Published in 1859, A Tale of Two Cities is set in London and Paris during the time of the French Revolution. It is the story about the brutality and injustice of life in those days – the brutality of the rich and aristocratic towards the poor and disadvantaged, and, in the case of Paris, how the ignorant downtrodden rose up with the guillotine and the smug fervor of Maoist peasants against their former royalist masters.

I’ll be honest: for the first two thirds of the book, I struggled. The archaic language and intricate sentence structure was too hard a nut to crack for my brain used to the pabulum I’d been reading lately. At one point, I even set the book down. But eventually I came back to it and found the reading much easier. And that is when I began to appreciate what a great writer Dickens was. The writing was ingenious. The sentiments sublime. The insights into those terrible times completely convincing. What a wonderful experience to read a book by a truly great writer. Here it is, 154 years since its first publication as 31 weekly installments in Dickens’s own literary periodical called All the Year Round, and I am still gripped by the nobleness of Charles Darnay and the Christ-like sacrifice of Sydney Carton. Further, the book appealed to my nobler instincts. I felt a better person for having read it.

Just for kicks, I went to Amazon and Goodreads to see how A Tale of Two Cities was rated by my fellow readers. On Amazon it was rated 4.2 and on Goodreads, the ratings for the various editions generally hovered below 4.0. I am embarrassed to note that my book, A Thousand Suns, was rated higher on both websites. Ha! Clearly, thriller writers are judged by a different standard. So, let me state this loud and clear: Thank you everyone who loved my book and rated it so highly, but please read A Tale of Two Cities. You won’t be disappointed.

Jim
Zurich – June 21, 2013

Review of ‘Lair of the Serpent’

a Lair of the Serpent blog tour bannerLair of the Serpent is the third book in a young adult series by Terri Lynn Adams that Life of Pi co-producer Kevin Buxbaum said is ‘destined to become Hollywood’s next major motion picture trilogy.” And these were no idle words. He backed up his opinion by buying the motion picture rights! This is a series that has a real shot at greatness.

I hadn’t read the previous chapters – Tombs of Terror and The Lost Curse – but I still found it easy to pick up the backstory in Lair of the Serpent. The characters’ background and references to past events were interwoven clearly into the current plot without slowing the story down. Lair of the Serpent is the story of three teenage friends from different cultures: Jonathan, a seventeen year old American; Severino, a former member of the Peruvian rebel group Shining Path, and his sister Delia, a beautiful and intrepid young woman for whom Jonathan carries a brightly burning torch.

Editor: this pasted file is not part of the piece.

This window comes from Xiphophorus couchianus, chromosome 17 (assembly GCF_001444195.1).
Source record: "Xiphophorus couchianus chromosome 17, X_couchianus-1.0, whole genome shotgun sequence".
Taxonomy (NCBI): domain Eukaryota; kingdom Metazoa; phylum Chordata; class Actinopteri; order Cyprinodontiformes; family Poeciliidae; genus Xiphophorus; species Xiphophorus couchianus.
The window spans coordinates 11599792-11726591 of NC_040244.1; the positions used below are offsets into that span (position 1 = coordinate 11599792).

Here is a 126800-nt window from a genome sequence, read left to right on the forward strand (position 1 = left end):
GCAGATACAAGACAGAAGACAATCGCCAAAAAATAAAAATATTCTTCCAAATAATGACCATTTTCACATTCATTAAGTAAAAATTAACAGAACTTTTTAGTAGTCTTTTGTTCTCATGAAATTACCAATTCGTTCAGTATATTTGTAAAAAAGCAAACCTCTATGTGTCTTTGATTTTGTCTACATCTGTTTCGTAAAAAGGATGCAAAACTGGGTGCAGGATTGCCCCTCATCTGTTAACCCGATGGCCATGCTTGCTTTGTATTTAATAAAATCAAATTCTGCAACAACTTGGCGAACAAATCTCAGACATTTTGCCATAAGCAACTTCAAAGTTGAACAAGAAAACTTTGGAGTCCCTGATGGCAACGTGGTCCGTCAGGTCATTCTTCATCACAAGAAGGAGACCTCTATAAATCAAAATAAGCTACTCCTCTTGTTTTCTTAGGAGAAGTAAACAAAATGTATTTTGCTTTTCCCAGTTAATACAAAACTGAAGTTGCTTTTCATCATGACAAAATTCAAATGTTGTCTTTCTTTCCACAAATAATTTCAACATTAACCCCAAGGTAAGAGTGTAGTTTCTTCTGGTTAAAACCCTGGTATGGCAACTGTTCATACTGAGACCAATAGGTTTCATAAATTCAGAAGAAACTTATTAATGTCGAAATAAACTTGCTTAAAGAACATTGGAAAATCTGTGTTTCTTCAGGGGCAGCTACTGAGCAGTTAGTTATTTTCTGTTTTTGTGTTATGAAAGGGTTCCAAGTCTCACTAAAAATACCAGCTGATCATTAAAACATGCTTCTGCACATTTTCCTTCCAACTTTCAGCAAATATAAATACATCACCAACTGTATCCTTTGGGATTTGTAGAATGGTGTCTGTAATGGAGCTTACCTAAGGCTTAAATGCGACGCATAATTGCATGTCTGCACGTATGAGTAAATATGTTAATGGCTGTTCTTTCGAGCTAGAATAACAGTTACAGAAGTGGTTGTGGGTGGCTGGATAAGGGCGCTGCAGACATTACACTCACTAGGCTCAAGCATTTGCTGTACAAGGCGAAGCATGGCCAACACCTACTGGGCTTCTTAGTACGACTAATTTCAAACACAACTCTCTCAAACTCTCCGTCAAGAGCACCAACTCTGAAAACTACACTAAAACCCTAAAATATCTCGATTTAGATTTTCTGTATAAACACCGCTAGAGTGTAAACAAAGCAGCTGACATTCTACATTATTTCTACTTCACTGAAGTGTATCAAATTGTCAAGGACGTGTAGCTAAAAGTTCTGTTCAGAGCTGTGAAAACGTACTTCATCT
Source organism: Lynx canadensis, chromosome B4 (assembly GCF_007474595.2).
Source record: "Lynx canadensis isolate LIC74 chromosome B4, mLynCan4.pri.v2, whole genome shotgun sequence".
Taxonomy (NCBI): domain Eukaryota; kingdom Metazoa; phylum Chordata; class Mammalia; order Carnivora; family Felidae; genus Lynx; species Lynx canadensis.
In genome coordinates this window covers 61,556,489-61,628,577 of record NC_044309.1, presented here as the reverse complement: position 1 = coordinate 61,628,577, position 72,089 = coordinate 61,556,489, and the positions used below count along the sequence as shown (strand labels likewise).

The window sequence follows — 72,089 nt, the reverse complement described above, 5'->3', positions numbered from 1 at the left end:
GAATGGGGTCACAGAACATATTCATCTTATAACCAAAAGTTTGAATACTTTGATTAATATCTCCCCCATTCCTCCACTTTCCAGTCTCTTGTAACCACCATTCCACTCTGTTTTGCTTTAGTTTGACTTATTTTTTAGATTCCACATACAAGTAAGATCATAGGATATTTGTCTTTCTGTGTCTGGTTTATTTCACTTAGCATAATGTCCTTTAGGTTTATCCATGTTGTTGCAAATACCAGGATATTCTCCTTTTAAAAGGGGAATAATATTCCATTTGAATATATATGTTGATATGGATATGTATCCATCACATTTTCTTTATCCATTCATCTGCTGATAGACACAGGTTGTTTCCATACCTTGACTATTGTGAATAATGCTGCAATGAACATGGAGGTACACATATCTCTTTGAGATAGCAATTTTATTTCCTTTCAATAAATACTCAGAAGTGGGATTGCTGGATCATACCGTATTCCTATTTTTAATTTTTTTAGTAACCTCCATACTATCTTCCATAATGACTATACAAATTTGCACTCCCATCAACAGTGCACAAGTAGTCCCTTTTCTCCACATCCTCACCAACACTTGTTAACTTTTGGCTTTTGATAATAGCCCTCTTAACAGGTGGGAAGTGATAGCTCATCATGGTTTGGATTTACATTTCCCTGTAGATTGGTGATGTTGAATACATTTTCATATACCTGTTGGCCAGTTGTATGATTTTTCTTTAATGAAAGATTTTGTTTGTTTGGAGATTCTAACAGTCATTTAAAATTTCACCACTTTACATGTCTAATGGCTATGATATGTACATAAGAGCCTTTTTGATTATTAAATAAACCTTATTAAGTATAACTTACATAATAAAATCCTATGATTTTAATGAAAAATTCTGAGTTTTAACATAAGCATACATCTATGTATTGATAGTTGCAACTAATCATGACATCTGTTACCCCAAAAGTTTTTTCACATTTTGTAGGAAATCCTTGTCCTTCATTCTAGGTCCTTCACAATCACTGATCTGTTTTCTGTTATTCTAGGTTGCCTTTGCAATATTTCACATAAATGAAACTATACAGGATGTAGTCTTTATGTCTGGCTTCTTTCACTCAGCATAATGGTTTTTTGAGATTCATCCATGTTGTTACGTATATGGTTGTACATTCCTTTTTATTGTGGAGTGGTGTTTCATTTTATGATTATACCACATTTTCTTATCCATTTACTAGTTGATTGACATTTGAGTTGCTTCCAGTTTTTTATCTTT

The story begins in Cambodia where altruistic youths Severino and Delia are serving as medical volunteers in a remote village called Preak Torl. There, Delia is kidnapped, and this immediately plunges the story into the dark and sinister world of human trafficking. Jonathan had previously arranged to fly into Phnom Penh to meet his friends, but instead of a happy reunion and a holiday, he and Severino set out on a quest to rescue Delia.

What happens next is a desperate search through the back alleys and backwashes of the seamier side of Cambodian life. The two boys find adventure, danger, misadventures, and an assortment of surprising allies and devious enemies. Through it all their friendship is tested and tried but never wavers. Friends to the last, through a combination of luck, courage, ingenuity, and sheer perseverance, they edge ever closer to the truth of what happened to Delia and what role she has to play in the Cambodian legend of the serpent and the Naga Mani.

Lair of the Serpent is targeted towards young adults, i.e., teenagers of about seventeen, the age of the story’s protagonists. For this audience, I believe the story hits a bulls-eye. Adams does a marvelous job of getting inside her characters’ psyche. Too many YA TV shows, books, and movies are written by adults who have forgotten what it was like to be a teenager. Teenagers are generally not more intelligent, more sophisticated, more confident, and more sexually experienced than the adults around them. They are generally highly emotional and struggling to find their place in an adult world, but capable of loyalty, love, and friendship that burns very brightly though it may not be particularly profound in its expression. Adams knows this and throughout the story, her characters stay true to who they are. They win the day while continuing to be teenagers. They sometimes have to rely on adults. They sometimes have to trust their instincts. They sometimes have no one to rely on but each other.

Another strong point is that the book does not condescend to its young audience. It tackles head-on the scourge of human trafficking. The loss of a loved one, taken, gone, disappeared forever, looms over the entire story. And while the reader is left to imagine all sorts of horrors, those horrors are never explicit. Adams handles it masterfully. It’s clear she’s done her homework on the subject. It’s never sordid and never steps over the line, but the premise is thought provoking and gut wrenching.

It’s an exciting story, not only in the search for Delia, but also in the real-life and well-researched Cambodian legends Adams brings to life that make the story more than an adventure, but also a mystery – and an educational one at that.

But in the end, Lair of the Serpent is about friendship. It’s about good kids making moral decisions motivated by friendship and love to do their duty to each other no matter what the risk. There was something noble, touching, and poignantly simple in their interactions. In many ways it was an inspirational read.